One of the greatest qualities of
Fall hiking in the Rocky Mountains, is that you rarely have to worry
about your typical Summer Thunderstorms that roll in every afternoon.
I usually plan on hiking all day when I'm out during the Fall months.
Today, I was headed for Chiefs Head Peak, 13,579 feet, by way of
Sandbeach Lake and Mt. Orton, 11,724 feet.
I arrived at the Sandbeach Lake Trailhead
in Wild Basin at ten minutes to seven. I had heard this trail, until
you reach the lake, was boring and uneventful. I heard wrong. This
is an amazing trail. I usually don't enjoy hiking through dense
forest too much, there are no views. But this forest is unreal.
Maybe it was just because of the Fall colors that saturated every
aspect, from the trees, to the small plants covering the forest
floor. Truly a beautiful trail.
About 2.5 miles into the hike, I
crossed Campers Creek, another mile after that, Hunters Creek, and
yet another mile brought me to the shores of Sandbeach Lake. This
lake gets its name from the sandy shores which surround much of
it. It is now at its natural level. The Lake was once used as a
reservoir and dammed to retain water for towns at lower elevations.
Once the dam was removed, the damage had been done, leaving the
sandy shoreline, the natural vegetation long gone.
I noticed the wind beginning to pick
up once I reached the lake. Finding shelter behind a huge boulder,
I enjoyed my early morning lunch. I was graced by the company of
two little gray squirrels, who eventually became angry at my reluctance
to share my meal. They spent the last half of my little lunch break
barking at me from a nearby tree.
Not one to wear out my welcome, I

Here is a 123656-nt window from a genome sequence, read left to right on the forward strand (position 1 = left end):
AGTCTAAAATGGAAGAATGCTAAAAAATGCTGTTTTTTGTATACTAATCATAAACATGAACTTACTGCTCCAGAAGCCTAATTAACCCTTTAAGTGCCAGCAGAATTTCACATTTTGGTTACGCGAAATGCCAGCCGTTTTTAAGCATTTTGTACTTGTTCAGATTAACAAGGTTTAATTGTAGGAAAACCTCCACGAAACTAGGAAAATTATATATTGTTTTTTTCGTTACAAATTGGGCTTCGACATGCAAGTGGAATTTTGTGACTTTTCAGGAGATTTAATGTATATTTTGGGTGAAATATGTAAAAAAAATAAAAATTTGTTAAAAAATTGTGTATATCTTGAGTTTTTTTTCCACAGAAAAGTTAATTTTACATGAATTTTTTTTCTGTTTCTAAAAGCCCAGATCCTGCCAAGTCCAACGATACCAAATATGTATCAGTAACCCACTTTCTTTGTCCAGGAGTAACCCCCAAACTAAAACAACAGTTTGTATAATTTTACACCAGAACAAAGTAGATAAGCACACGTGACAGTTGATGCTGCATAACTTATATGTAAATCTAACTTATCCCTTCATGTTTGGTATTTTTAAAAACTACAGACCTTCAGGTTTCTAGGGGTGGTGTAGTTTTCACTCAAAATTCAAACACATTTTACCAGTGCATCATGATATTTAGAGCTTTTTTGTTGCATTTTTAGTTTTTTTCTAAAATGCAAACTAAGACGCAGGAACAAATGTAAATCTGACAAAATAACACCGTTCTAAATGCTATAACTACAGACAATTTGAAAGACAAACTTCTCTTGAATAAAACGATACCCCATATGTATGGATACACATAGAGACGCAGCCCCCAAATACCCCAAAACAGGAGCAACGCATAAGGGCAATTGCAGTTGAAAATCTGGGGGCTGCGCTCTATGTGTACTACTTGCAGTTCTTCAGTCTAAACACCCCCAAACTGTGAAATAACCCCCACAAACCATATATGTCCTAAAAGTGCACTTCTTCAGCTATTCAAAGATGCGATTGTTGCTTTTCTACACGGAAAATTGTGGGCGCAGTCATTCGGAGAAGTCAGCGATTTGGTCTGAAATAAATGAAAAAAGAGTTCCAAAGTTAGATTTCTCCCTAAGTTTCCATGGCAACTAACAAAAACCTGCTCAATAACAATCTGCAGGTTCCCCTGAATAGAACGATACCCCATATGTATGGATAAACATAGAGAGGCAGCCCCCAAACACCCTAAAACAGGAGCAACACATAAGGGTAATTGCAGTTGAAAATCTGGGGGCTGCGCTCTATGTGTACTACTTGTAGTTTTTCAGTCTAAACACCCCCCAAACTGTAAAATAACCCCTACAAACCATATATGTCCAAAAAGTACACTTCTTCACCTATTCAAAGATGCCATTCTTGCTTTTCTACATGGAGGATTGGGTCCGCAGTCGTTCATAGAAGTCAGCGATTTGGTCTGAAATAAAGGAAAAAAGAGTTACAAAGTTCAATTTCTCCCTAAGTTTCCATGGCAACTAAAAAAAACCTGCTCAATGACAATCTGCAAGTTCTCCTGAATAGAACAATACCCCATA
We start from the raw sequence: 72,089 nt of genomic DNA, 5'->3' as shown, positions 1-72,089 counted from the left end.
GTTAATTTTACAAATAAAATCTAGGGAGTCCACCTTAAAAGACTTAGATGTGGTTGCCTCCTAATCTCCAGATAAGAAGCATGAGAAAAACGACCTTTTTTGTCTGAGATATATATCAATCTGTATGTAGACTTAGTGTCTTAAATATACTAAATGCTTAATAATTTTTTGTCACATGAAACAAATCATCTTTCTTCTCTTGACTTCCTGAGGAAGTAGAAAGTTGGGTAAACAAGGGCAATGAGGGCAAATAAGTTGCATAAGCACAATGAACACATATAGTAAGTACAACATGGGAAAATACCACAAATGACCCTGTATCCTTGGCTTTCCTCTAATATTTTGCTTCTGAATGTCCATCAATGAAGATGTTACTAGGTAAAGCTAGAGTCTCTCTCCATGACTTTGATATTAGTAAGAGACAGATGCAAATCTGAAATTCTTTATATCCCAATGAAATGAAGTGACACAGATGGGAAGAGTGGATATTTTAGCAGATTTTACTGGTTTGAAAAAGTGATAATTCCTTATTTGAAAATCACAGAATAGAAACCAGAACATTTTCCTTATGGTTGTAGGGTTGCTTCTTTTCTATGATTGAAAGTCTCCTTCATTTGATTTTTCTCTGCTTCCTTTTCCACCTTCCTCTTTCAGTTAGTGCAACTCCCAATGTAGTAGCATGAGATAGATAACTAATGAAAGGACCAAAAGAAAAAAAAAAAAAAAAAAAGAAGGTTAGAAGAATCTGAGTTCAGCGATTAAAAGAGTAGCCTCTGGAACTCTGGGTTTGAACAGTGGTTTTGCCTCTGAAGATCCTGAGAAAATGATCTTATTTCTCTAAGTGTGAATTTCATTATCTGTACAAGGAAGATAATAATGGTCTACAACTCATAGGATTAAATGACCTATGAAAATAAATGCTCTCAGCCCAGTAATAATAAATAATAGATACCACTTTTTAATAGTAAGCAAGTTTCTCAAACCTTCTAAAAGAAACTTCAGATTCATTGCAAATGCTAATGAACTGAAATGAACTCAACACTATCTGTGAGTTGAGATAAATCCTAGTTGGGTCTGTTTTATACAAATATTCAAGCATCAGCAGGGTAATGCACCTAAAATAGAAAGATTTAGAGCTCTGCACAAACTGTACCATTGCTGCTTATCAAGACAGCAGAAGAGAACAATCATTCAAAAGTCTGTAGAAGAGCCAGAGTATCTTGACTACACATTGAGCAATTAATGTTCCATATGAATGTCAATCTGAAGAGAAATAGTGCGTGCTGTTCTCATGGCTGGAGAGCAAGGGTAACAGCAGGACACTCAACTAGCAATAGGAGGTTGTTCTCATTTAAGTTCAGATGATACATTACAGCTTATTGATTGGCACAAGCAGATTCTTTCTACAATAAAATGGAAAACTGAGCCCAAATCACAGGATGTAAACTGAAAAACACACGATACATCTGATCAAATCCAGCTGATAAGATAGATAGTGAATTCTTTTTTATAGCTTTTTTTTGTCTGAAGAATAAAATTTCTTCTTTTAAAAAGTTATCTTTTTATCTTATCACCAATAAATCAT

put the pack back on and started up the steep ridge toward Mt. Orton.
This would lead me to North Ridge and on up to Chiefs Head, three
The wind kept my attention by getting
noticeably stronger as I approached treeline. Once above treeline,
the wind was fierce. By far the most powerful wind I have ever felt.
It was difficult to stay standing up straight, especially while
trying to hop boulders up a steep slope.
I picked what looked like the best
route toward the summit of Mt. Orton, over the large boulders. The
wind, still, was a factor. I had hoped it would let up a little
bit, but the higher I got, the stronger it grew. I had long since
put on a winter cap (beanie, toboggan, whatever..), the baseball
hat was just not staying on.
Other than the wind, the weather
was still perfect. So I continued on along the North Ridge toward
my distant goal. I tried to drop down to the North side of the ridge,
hoping it would give me some protection against the wind. But it
did nothing. The wind was still as strong as ever.
I had forced my way against the wind
to the lowest point in the ridge, just before I would begin to tackle
the bulk of Chiefs Head. This is where the wind became absolutely
ferocious! It felt like a hand picked me up by the back pack, and
tossed me aside. Maybe I was a little off balance to begin with,
but it was still a strong gust.My guess would be in the 110 MPH
range. It would have to be to lift a 170 lb man off of the ground!
The strongest reading of the day at the Niwot Ridge Research Station,
about 15 miles south of the North Ridge, at over 12,000 feet, was
just over 75 MPH. So the wind was definitely roaring.
After the fall, I decided it was
smart to head back. I was beat from fighting the wind for the past
two miles, and a little unnerved from being knocked over by an invisible
truck-like gust. On the way back toward Mt. Orton the wind kept
at it. One gust actually carried away my winter cap. I thought those
were supposed to stay on!
It was an uneventful hike on the
way back to the trailhead. Once back in Estes, I celebrated my failed
summit attempt with a sackful of McDonalds best sweet buttery goodness,
and a Mr. Pibb!
Another great day in the Mountains.
Round Trip: 11 miles (Mt. Orton)
Elevation Gain: 3,412 feet